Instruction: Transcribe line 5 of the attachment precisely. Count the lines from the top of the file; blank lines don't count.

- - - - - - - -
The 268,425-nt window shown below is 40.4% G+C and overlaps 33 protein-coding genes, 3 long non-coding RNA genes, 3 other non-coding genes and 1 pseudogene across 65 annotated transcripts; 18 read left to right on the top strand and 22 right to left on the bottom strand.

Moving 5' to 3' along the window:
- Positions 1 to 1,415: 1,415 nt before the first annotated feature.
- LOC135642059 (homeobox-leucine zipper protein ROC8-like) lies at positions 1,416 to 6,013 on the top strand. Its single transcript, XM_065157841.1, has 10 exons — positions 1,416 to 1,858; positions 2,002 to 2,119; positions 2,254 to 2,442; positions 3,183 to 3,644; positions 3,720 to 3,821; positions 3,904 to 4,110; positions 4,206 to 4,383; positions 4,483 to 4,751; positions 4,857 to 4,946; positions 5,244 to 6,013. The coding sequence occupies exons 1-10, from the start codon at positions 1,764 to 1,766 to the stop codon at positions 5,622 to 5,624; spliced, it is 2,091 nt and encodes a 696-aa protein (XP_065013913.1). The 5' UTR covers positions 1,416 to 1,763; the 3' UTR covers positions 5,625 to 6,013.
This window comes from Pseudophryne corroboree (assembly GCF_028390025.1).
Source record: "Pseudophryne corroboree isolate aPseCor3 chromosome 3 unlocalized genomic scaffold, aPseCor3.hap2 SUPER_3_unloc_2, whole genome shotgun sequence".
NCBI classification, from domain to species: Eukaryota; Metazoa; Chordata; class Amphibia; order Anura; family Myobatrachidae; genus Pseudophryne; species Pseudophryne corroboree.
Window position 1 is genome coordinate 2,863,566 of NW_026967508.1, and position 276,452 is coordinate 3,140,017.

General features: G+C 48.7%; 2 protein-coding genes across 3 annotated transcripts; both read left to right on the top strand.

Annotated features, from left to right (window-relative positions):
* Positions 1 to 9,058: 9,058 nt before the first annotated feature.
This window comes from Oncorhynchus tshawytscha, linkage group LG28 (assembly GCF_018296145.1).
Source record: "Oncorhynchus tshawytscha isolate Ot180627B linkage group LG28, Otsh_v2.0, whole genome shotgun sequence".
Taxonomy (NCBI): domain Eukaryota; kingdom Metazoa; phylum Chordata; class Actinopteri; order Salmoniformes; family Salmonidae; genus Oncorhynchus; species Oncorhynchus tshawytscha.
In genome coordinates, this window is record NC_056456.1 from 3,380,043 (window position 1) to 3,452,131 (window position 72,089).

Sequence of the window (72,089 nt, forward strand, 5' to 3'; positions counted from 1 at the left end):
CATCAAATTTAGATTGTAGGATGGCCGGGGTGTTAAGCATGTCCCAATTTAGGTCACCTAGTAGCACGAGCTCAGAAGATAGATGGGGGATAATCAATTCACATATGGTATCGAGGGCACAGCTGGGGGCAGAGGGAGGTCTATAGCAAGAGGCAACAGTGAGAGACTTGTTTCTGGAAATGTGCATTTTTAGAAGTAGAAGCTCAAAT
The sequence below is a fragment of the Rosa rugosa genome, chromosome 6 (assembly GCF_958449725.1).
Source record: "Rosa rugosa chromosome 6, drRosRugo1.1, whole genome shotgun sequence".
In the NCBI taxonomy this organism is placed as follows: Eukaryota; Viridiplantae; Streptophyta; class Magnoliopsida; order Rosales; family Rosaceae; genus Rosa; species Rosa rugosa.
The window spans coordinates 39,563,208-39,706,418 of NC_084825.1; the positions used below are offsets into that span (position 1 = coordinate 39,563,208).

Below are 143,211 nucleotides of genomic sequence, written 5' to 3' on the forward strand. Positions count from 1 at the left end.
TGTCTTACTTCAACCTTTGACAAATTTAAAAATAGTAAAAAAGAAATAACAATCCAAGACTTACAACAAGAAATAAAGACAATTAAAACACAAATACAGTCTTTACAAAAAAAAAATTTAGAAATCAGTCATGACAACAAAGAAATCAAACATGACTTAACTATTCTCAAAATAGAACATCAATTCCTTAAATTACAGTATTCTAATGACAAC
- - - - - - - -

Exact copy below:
This window comes from Pseudophryne corroboree (assembly GCF_028390025.1).